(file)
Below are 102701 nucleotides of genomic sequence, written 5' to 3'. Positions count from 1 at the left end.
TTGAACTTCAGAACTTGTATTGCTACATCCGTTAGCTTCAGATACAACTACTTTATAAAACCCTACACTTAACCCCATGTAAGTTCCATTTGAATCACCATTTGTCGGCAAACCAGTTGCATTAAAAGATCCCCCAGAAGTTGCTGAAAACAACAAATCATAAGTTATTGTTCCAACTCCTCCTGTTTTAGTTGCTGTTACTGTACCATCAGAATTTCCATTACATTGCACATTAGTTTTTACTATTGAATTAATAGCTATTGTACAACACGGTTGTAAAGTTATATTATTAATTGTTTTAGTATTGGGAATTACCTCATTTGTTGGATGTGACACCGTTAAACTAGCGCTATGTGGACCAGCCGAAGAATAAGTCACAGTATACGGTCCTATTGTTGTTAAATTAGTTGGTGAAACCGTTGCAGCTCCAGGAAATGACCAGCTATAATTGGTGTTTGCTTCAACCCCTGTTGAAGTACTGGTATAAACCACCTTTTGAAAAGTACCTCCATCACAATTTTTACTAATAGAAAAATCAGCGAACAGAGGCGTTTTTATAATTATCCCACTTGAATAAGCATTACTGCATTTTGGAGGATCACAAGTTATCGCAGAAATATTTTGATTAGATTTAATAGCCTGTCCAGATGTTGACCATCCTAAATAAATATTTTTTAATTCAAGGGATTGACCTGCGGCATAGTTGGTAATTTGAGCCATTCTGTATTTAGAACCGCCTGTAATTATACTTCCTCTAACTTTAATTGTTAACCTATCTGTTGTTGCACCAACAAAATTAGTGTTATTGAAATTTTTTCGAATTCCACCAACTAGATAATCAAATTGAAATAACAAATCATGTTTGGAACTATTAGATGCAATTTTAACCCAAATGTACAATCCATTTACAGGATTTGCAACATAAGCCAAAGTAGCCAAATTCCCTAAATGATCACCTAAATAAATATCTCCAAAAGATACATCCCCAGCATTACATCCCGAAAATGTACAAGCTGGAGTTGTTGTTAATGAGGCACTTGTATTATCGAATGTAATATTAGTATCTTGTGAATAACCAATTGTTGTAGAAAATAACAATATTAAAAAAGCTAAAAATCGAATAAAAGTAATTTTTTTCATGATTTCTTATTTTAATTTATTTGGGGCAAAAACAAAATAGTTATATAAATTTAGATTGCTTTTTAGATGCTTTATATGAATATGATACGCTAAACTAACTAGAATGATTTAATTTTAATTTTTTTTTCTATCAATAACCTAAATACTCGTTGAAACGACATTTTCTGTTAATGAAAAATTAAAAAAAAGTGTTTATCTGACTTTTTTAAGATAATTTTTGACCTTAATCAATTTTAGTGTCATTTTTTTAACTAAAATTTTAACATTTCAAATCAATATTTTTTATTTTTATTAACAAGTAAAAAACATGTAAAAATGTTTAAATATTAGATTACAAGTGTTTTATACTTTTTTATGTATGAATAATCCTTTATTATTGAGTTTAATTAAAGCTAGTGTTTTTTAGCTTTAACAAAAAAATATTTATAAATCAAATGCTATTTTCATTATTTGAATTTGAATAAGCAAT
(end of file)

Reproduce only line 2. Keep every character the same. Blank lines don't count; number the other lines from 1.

TTGAACTTCAGAACTTGTATTGCTACATCCGTTAGCTTCAGATACAACTACTTTATAAAACCCTACACTTAACCCCATGTAAGTTCCATTTGAATCACCATTTGTCGGCAAACCAGTTGCATTAAAAGATCCCCCAGAAGTTGCTGAAAACAACAAATCATAAGTTATTGTTCCAACTCCTCCTGTTTTAGTTGCTGTTACTGTACCATCAGAATTTCCATTACATTGCACATTAGTTTTTACTATTGAATTAATAGCTATTGTACAACACGGTTGTAAAGTTATATTATTAATTGTTTTAGTATTGGGAATTACCTCATTTGTTGGATGTGACACCGTTAAACTAGCGCTATGTGGACCAGCCGAAGAATAAGTCACAGTATACGGTCCTATTGTTGTTAAATTAGTTGGTGAAACCGTTGCAGCTCCAGGAAATGACCAGCTATAATTGGTGTTTGCTTCAACCCCTGTTGAAGTACTGGTATAAACCACCTTTTGAAAAGTACCTCCATCACAATTTTTACTAATAGAAAAATCAGCGAACAGAGGCGTTTTTATAATTATCCCACTTGAATAAGCATTACTGCATTTTGGAGGATCACAAGTTATCGCAGAAATATTTTGATTAGATTTAATAGCCTGTCCAGATGTTGACCATCCTAAATAAATATTTTTTAATTCAAGGGATTGACCTGCGGCATAGTTGGTAATTTGAGCCATTCTGTATTTAGAACCGCCTGTAATTATACTTCCTCTAACTTTAATTGTTAACCTATCTGTTGTTGCACCAACAAAATTAGTGTTATTGAAATTTTTTCGAATTCCACCAACTAGATAATCAAATTGAAATAACAAATCATGTTTGGAACTATTAGATGCAATTTTAACCCAAATGTACAATCCATTTACAGGATTTGCAACATAAGCCAAAGTAGCCAAATTCCCTAAATGATCACCTAAATAAATATCTCCAAAAGATACATCCCCAGCATTACATCCCGAAAATGTACAAGCTGGAGTTGTTGTTAATGAGGCACTTGTATTATCGAATGTAATATTAGTATCTTGTGAATAACCAATTGTTGTAGAAAATAACAATATTAAAAAAGCTAAAAATCGAATAAAAGTAATTTTTTTCATGATTTCTTATTTTAATTTATTTGGGGCAAAAACAAAATAGTTATATAAATTTAGATTGCTTTTTAGATGCTTTATATGAATATGATACGCTAAACTAACTAGAATGATTTAATTTTAATTTTTTTTTCTATCAATAACCTAAATACTCGTTGAAACGACATTTTCTGTTAATGAAAAATTAAAAAAAAGTGTTTATCTGACTTTTTTAAGATAATTTTTGACCTTAATCAATTTTAGTGTCATTTTTTTAACTAAAATTTTAACATTTCAAATCAATATTTTTTATTTTTATTAACAAGTAAAAAACATGTAAAAATGTTTAAATATTAGATTACAAGTGTTTTATACTTTTTTATGTATGAATAATCCTTTATTATTGAGTTTAATTAAAGCTAGTGTTTTTTAGCTTTAACAAAAAAATATTTATAAATCAAATGCTATTTTCATTATTTGAATTTGAATAAGCAAT